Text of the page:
Paper | A Taxonomy of Architectural Tectonics

Schwartz, Chad. “A Taxonomy of Architectural Tectonics.” In Poetics and Pragmatism Proceedings: Papers Presented at BTES 2017 edited by Shelby Doyle, Tom Leslie, and Rob Whitehead, 179-186. Building Technology Educators’ Society, 2017.


“[O]ne might argue that a building is intensified through the elaboration of its own medium – a language of sticks and stones – to induce a state of architecture. The “material” that underlies architecture is somehow rooted in construction and its details, and yet beguilingly, the devices that engage the building practice are most often in tension with the seemingly direct necessities of fabrication. Herein lies one of the most fertile and debated topics in architectural theory: the subject of tectonics.”[1]

Architecture is often described as the intersection of art and science. These two distinct realms, however, cannot be set in opposition; they must be cooperatively utilized in the creation of the built environment. Architecture is an integrative art, one that combines the design of productive space with the tangible realities of gravity, material properties, and assembly sequences. The study of architectural tectonics can help to illuminate the partnership between these elements in the creation of the built environment. Tectonics has many definitions, but they all tend to focus on the relationships between those architectural elements we tend to hold apart: space and construction, structure and ornamentation, atmosphere and function. It seeks a relationship between the design of space and the reality of the construction that is necessary for it to exist.

This paper outlines a framework for examining the core concepts ingrained in the history and evolution of architectural tectonics. Each of the following topics examines a particular characteristic of the theory drawn from different lines of historical and contemporary thought:

  • Anatomy | the study of the primary components and systems of a building
  • Tectonic + Stereotomic | the study of the means and methods of construction as well as the materiality of the built environment
  • Detail + Intersection | the study of the joints and other critical conditions that make up the smallest scale of a work of architecture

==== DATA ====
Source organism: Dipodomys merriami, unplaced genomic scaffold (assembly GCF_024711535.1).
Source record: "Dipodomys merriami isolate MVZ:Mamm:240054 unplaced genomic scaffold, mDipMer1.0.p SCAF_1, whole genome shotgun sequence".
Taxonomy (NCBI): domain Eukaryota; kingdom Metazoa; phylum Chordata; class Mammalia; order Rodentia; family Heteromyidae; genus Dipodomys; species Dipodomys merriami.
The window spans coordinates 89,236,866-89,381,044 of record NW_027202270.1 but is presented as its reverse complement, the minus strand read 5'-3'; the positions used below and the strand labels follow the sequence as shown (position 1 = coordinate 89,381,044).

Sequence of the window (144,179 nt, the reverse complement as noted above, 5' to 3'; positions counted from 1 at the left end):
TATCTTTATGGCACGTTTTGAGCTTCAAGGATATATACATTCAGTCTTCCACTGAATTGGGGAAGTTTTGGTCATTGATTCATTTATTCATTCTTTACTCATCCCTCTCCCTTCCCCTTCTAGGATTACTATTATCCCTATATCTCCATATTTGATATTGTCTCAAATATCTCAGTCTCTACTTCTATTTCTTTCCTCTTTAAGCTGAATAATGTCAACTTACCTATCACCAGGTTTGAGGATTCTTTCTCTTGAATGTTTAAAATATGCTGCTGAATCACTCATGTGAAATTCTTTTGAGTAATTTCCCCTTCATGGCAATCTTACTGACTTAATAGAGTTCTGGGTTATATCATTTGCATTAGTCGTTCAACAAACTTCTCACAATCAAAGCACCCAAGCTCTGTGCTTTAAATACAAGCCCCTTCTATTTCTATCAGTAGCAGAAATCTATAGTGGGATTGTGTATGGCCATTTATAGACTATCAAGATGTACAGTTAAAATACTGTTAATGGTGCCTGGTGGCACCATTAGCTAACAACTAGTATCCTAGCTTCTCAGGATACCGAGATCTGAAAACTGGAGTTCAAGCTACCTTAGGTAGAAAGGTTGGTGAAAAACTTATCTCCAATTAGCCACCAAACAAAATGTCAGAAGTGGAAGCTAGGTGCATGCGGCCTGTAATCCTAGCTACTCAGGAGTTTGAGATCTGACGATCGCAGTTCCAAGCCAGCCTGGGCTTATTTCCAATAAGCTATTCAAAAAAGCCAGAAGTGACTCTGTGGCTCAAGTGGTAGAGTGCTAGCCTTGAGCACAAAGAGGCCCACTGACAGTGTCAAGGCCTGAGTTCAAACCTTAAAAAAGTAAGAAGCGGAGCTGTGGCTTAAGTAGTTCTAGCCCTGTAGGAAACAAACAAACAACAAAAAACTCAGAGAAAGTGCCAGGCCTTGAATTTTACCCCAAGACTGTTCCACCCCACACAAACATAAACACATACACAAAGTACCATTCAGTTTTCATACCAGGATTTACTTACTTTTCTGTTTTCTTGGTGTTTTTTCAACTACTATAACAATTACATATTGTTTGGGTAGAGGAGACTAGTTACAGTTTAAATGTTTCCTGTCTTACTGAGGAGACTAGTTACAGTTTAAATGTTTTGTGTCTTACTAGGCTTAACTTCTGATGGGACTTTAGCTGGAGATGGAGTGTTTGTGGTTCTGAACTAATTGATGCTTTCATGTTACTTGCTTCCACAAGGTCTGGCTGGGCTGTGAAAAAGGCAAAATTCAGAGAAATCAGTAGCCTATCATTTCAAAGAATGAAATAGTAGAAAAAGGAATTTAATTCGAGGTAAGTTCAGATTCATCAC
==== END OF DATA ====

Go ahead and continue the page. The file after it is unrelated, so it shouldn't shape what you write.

• Place | the study of the impact of a specific place or context on the tectonic makeup of a building.
  • Representation + Ornamentation | the study of the relationship between the actual construction of the building that is required for stability or enclosure and the cladding or ornamentation that is used to create the aesthetic scheme.
  • Space | the study of the relationship between the creation of space and the construction and representational qualities of a building.
  • Atectonic | the study of conditions that run contrary to typical tectonic ideas

The tectonic theories of Karl Bötticher, Gottfried Semper, and others have evolved over time to be able to successfully integrate into contemporary society, but this “transformation, adaptation and above all the reduction of and simplification of an extremely ambitious theory of tectonics was in fact ineluctable.”[2] Despite its shifting, its transforming, and its adapting, architectural tectonics remains a central tenet of both the study of architecture and the practice of its design and construction. The lessons available to all students of architecture that have arisen from this linage of architectural thought have the potential to positively influence our built environment for the foreseeable future.


  1. Nader Tehrani, “Forward: A Murder in the Court,” in Strange Details, ed. Michael Cadwell (Cambridge: The MIT Press, 2007), xii.
  2. Werner Oechslin, Otto Wagner, Adolf Loos, and the Road to Modern Architecture (New York: Cambridge University Press, 2002), 50.

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